Jammy Victoria Sponge

I'm sure you can imagine, as a lady that makes jams, I have a fairly good arsenal of jam-involved cakes. The ultimate of these - for effort/taste ratio - is the victoria sponge.

One cake, many oppertunities for variations. Name a jam, you can use it. Or fruit curd. Or flavour the cream - chocolate cream and marmalade in orange sponge has just come to me as I write this as an "oooooooh interesting" concept. Maybe next time, but this month we had a very basic sponge, after all we still had the raspberry conserve we used for the Eton mess.

The best basic sponge recipe I have found is Nigella's from "How to be a Domestic Goddess". The addition of the cornflour gives it good texture, and I love that its processor friendly. She says to only add the baking powder if using the food process to mix together, but I've added it anyway and it just makes it more poofy in my experience. 

For the cake:
225g unsalted butter
225g sugar. I use vanilla but you can use normal, or another flavour if being creative.
1 tsp vanilla extract, or other flavour as above.
4 large eggs
200g self-raising flour
25g cornflour
1 tsp baking powder
3-4 tablespoons milk

If using the processor, add everything except the milk and pulse until its smooth, then add the milk slowly until you have looser batter, that will drop easily off a spoon. 

If not using a processor, its basically the same as any cake. Cream the butter and sugar, then add the eggs and vanilla extract, then the last off the dry ingredients. Then as before, once you have a nice batter, add the milk.

Put the batter into two sandwich tins, and bake at 180c/gass mark 4 for 25 minutes, or until a cake skewer comes out clean. If you don't have two tins the same size, or hate washing up like me, you could use one tin and slice it in half, it just may take longer to bake.  Once done, leave for at least 10 minutes before turning out to cool totally.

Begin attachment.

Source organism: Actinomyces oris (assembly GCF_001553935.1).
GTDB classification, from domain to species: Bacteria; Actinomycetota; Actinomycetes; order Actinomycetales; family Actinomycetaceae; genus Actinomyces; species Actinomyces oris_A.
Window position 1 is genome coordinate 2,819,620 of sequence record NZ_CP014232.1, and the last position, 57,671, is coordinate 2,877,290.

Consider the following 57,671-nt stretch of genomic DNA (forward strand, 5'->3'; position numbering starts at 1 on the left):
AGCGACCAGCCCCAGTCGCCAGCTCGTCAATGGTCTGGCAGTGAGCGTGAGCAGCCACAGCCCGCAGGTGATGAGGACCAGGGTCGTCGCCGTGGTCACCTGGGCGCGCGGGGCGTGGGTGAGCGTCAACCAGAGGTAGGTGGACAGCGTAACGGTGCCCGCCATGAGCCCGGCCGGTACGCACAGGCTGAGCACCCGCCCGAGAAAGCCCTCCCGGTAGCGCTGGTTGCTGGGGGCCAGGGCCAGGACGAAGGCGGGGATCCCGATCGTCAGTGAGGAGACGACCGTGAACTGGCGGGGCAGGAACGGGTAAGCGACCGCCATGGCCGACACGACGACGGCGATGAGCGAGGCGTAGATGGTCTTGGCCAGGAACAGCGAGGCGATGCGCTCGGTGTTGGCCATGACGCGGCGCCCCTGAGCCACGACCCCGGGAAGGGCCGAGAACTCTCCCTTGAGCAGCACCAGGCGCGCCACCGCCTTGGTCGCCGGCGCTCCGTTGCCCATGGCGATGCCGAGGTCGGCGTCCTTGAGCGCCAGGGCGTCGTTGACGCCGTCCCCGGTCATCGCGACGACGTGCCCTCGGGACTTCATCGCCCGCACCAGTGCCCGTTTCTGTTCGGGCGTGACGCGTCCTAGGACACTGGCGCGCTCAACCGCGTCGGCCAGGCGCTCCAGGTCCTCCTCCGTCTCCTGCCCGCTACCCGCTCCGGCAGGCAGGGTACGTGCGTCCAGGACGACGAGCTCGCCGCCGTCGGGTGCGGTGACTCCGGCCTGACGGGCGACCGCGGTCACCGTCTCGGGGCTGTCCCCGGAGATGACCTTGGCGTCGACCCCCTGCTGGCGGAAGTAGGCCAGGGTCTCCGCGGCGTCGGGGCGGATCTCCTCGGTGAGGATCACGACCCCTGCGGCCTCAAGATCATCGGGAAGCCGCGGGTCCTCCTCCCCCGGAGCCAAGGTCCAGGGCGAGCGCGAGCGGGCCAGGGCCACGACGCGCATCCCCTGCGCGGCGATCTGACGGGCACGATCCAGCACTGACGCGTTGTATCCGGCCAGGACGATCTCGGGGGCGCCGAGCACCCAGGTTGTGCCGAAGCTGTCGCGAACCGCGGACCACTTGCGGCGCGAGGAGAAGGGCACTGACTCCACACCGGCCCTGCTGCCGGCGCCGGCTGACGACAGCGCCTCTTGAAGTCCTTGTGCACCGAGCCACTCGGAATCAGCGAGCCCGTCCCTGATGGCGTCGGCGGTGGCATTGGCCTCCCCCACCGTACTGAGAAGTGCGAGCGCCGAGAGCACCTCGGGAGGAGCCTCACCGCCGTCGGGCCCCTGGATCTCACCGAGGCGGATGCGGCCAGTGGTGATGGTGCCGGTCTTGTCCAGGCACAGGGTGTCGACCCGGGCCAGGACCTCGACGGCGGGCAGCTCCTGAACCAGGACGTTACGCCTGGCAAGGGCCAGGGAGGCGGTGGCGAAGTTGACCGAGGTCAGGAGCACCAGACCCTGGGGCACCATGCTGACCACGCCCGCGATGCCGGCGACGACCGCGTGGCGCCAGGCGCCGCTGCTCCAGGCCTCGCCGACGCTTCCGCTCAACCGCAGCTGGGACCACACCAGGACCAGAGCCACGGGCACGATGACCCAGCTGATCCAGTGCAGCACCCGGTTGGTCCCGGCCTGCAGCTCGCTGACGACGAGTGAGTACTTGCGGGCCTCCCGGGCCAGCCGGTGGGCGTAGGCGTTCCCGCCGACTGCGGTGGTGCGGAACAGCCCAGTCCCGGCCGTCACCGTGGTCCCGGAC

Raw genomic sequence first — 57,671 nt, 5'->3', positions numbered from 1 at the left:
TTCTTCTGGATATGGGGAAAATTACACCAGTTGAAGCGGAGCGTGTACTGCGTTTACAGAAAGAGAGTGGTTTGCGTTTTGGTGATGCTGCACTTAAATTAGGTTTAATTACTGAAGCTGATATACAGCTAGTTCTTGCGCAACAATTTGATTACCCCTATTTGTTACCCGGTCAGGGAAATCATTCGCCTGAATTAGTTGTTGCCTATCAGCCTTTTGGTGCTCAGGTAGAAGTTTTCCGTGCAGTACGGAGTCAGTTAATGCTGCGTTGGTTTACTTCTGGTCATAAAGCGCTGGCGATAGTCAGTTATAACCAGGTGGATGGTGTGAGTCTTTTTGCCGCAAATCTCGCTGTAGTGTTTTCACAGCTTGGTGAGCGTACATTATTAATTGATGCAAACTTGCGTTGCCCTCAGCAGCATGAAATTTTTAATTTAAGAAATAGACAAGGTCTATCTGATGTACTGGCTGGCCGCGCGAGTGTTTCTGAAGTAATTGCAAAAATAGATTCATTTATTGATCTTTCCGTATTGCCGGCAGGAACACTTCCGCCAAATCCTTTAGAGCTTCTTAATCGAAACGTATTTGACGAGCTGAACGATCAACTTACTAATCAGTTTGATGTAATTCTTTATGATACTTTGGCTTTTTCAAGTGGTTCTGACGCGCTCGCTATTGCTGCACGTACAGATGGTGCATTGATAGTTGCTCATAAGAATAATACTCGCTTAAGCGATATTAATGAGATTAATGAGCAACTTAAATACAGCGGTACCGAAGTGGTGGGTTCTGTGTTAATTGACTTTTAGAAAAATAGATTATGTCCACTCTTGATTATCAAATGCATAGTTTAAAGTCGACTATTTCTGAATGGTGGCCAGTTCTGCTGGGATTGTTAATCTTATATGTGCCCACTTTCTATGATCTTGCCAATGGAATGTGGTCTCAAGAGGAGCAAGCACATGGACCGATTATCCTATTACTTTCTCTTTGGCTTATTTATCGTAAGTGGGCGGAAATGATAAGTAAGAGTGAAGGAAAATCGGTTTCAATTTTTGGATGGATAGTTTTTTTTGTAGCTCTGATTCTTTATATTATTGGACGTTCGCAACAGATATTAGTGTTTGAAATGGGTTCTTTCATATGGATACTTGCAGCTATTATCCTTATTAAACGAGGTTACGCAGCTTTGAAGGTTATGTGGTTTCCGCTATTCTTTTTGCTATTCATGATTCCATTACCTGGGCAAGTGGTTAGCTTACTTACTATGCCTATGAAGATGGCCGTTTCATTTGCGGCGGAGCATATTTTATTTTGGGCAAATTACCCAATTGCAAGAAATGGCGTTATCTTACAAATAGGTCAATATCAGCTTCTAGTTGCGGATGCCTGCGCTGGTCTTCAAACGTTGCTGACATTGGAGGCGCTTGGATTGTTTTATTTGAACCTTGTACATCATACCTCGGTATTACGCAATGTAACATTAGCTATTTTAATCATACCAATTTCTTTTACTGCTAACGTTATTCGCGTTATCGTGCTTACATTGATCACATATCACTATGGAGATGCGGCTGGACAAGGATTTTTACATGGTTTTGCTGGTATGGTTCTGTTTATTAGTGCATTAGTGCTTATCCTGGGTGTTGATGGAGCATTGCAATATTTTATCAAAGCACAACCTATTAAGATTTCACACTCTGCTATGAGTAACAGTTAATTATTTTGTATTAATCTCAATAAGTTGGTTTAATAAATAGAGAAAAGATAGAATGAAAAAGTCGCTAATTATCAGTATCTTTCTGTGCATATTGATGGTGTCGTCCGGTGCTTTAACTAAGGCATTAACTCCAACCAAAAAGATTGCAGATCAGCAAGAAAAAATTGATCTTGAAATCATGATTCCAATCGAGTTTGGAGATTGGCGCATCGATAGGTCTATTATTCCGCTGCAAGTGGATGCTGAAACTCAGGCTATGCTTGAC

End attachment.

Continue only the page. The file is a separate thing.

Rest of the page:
Now... construction. I'm a cream, jam and fresh fruit girl. I'm also a clutz, so I have never manged the very beautiful sponges with fruit suspended in the cream, or artfully on top. Na, sod that. This is my foolproof method. Adjust as needed for what you are using.

Firstly, spread a nice layer of jam onto your bottom layer. Try and use a high fruit content jam that isn't a thick set. If its one you've made all the better! Take this as close to the edges as you like, but try and keep it neat eh? You want it nice and thick, think a really nice bit of toast - too thin you barely taste it, too think its a bit much, you want that mmmmm fruit taste to nicely complement the cream.

Next stage, fruit. just plonk it on there, pretty placement never lasts long. A few close to edge is nice but try not to get them too close. You don't want to have all the fruit fall out with you squidge down the top layer.

The third layer, the cream, is a delicate matter. You want to keep the white, well white. And the fruit where it is and not mixed in the cream. So you must put it on the other layer right? Na, course not!! 

Plonk a nice dollop of whipped cream into the centre of the cake, and then a few more at equal spaces around the central blob. KEEP THESE AWAY FROM THE EDGE. You want to keep a good couple of centimeters from the edge of the cake with the cream. Spread the blobs gently into each other. If you need more blobs of cream, go for it, but keep the layer of cream nice and thick.

I use a 300ml tub of double cream (whipped up obviously) for a cake - If I am decorating the top I put a bit less in the middle. Otherwise I use the whole thing. Yes it is a decadent cake, but if you are really worried whip the cream by hand, and imagine how many calories that really knackered arm burn off. And then of course, don't forget it does count as one of your five a day.....

Yes I am an enabler lol.

The final stage is the top layer. This is simple. Line up the top  and bottom as best you can, then place the top layer on gently. Use the palm of your (clean) hand in the centre of the cake to smoosh down, keeping an eye on the edges, until you have pushed the cream our as much as you like. A word of warning thou, the knife you cut with will also squish a bit so leave a bit of space for that. You don't want your cream to fall out do you?

But then you have it. Glorious sponge.



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